Over the holidays Jeff posted a new guest blog on National Geographic about the plight of the George River caribou herd in northern Quebec and Labrador. This herd, once the largest in the world just decades ago, has plummeted to dangerously low numbers of late, causing concern among the Aboriginal people who have subsided off them for generations and scientists alike. Here’s a short exerpt below – be sure to check out the full post on National Geographic if you want to know more!
It was once our largest caribou herd, and one of the biggest herds of large migratory mammals anywhere in the world. The George River caribou of northern Quebec and Labrador were surpassed in numbers perhaps only by Africa’s wildebeest. But now their population is perilously small—about 4 percent of its peak. Although migratory caribou, also called reindeer, are known for wide swings in population size, encroachment of industrial development into their habitat puts these animals at increasing risk.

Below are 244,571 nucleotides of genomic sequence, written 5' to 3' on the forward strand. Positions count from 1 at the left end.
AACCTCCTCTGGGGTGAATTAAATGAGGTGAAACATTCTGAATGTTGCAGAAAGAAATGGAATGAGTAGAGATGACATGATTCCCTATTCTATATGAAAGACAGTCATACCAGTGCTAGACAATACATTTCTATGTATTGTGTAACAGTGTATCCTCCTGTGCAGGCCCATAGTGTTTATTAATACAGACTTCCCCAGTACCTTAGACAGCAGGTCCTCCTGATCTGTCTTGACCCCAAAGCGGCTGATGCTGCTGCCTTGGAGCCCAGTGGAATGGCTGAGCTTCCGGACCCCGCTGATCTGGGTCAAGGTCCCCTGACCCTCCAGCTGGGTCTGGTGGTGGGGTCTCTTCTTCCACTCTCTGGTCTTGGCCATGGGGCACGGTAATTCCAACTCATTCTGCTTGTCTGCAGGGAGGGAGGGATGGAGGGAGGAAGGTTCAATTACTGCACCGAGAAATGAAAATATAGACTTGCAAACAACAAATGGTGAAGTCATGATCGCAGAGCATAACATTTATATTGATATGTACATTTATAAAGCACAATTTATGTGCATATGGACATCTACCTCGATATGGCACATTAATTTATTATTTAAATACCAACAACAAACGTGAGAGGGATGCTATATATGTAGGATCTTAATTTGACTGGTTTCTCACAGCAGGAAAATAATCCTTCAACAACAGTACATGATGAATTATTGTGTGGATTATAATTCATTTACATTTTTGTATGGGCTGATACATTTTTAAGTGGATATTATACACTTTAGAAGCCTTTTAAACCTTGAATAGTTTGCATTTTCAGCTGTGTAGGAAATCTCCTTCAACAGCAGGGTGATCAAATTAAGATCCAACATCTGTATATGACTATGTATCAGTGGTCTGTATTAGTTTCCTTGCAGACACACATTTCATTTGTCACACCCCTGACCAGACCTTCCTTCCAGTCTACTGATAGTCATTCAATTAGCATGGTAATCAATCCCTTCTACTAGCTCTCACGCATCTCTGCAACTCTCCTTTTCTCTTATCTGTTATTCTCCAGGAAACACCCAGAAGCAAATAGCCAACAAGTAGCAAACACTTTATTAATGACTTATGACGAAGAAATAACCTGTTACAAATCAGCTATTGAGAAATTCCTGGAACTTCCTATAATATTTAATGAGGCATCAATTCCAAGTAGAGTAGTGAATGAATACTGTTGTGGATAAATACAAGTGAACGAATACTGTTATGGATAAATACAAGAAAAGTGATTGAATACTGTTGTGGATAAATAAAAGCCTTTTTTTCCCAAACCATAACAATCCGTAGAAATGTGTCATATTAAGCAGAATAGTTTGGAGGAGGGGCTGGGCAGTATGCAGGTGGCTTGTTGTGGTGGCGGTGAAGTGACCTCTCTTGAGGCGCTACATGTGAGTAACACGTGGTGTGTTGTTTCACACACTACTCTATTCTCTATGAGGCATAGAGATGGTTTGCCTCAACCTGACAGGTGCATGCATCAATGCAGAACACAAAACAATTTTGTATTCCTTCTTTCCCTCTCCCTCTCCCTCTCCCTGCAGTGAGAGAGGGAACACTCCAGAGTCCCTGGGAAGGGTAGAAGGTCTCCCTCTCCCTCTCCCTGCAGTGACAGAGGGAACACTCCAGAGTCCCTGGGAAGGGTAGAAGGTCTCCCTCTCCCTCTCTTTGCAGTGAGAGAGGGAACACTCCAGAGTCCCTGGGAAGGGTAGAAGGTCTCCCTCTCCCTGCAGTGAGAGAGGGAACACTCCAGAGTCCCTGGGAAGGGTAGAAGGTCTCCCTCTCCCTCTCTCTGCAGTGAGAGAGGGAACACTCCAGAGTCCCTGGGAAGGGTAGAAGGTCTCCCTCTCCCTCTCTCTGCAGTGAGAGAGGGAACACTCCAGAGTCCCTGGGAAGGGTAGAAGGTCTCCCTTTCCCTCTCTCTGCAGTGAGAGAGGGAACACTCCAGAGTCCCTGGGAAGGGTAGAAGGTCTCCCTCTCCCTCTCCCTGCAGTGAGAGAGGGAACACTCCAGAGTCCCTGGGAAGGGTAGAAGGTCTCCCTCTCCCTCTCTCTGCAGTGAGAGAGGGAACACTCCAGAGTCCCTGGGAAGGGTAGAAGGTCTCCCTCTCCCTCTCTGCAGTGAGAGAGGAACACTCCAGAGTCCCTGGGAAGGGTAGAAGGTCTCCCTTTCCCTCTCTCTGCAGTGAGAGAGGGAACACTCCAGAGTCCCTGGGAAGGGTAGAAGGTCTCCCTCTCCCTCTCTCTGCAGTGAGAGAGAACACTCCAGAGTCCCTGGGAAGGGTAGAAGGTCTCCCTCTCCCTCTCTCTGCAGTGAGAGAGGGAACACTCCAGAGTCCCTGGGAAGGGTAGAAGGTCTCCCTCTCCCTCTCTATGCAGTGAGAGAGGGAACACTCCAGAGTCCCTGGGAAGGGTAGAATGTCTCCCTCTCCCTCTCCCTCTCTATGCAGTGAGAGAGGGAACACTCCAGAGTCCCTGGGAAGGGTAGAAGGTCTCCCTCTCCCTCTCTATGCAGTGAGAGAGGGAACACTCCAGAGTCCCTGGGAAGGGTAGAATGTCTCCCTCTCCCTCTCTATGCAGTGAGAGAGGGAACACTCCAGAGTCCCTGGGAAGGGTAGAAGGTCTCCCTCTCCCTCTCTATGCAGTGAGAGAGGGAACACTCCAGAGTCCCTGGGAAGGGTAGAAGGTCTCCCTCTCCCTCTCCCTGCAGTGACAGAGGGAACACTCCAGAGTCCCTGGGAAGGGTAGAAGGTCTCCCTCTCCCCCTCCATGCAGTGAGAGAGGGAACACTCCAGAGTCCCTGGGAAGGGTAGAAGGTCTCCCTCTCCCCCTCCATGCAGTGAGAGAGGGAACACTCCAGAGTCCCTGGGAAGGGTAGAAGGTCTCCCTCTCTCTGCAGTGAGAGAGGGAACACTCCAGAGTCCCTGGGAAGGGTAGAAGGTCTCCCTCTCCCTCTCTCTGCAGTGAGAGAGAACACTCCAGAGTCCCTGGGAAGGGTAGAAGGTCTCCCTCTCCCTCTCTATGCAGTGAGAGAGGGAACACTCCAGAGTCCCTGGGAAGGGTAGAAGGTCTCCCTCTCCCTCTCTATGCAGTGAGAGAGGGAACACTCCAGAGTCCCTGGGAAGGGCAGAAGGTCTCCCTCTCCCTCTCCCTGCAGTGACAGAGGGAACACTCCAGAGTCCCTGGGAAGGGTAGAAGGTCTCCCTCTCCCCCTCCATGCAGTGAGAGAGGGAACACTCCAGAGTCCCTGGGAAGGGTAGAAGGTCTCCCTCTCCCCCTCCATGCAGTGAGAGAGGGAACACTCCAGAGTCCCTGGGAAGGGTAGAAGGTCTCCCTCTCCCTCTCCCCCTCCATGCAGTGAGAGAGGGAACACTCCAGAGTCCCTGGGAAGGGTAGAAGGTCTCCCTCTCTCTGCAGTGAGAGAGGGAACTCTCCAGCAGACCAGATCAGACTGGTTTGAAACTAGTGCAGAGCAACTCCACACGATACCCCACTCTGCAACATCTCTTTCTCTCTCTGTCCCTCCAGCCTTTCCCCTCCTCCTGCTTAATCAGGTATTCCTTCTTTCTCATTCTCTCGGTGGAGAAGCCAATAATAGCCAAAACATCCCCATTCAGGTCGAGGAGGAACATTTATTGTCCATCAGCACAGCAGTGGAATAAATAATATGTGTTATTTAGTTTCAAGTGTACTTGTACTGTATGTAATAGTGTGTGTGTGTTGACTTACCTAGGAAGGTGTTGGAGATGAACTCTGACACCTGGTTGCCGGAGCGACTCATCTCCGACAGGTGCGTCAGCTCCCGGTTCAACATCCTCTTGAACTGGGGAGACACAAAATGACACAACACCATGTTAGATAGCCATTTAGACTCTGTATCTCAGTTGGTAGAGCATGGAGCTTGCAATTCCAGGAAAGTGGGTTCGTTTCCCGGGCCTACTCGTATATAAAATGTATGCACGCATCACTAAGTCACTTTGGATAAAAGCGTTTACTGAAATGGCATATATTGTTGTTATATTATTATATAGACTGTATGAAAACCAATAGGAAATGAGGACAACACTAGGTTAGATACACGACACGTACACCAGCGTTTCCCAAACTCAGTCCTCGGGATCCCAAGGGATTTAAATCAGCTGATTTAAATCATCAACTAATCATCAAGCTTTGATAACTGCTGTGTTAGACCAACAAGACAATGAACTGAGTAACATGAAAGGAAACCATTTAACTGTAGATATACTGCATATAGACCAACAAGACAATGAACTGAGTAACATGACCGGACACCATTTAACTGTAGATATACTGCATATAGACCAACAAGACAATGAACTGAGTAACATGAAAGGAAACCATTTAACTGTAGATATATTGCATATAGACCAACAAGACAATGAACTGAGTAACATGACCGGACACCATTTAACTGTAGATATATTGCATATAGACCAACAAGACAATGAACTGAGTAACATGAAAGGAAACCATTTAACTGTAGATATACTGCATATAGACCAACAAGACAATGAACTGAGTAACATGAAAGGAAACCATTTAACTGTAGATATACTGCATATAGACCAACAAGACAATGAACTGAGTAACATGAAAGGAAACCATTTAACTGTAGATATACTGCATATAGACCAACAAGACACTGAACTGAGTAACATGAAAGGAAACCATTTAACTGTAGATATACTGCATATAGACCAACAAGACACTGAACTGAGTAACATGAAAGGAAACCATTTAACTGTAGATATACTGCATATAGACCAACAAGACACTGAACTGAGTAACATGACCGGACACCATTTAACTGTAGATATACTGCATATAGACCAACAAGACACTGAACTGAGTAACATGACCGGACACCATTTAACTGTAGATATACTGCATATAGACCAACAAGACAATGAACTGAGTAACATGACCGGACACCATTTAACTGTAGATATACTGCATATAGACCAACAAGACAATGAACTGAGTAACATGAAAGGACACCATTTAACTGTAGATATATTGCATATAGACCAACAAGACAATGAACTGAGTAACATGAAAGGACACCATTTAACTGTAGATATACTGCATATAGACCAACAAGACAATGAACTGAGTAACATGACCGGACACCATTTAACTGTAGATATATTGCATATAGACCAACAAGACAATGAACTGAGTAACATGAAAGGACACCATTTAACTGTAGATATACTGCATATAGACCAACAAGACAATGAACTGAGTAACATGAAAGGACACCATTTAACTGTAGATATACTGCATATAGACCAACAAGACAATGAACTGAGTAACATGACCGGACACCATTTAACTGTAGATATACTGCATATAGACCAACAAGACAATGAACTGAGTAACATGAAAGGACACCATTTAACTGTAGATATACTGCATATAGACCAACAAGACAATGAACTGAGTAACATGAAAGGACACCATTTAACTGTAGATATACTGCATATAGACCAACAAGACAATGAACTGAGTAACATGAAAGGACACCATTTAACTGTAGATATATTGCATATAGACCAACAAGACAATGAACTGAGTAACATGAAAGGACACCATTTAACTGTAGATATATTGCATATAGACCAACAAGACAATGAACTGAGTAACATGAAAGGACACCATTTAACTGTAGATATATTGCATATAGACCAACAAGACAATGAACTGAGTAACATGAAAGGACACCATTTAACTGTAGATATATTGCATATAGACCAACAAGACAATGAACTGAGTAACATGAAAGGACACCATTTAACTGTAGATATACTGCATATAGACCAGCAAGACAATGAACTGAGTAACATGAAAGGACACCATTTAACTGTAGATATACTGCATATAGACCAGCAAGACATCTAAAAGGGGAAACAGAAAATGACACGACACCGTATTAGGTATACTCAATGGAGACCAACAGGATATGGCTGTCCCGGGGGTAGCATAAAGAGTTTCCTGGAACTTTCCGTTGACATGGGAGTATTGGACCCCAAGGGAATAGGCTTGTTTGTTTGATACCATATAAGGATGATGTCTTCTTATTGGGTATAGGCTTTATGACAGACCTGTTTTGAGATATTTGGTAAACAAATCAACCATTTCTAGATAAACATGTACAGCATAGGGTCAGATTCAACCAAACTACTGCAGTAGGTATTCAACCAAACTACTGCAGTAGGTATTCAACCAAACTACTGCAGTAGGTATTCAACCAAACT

In the late 1940s, the George River caribou herd may have declined to as few as 3,500 animals, and in 1958, a careful census estimated its numbers at 15,000. Historically, when the herd reached these low points, many of the Innu, Cree, and Inuit people, who lived in what is now northern Quebec and Labrador, died from starvation. But the George River caribou herd rebounded with amazing vitality, reaching an astonishing 775,000 animals by 1993, ranging over an area larger than France.
You can read the remainder of the post here: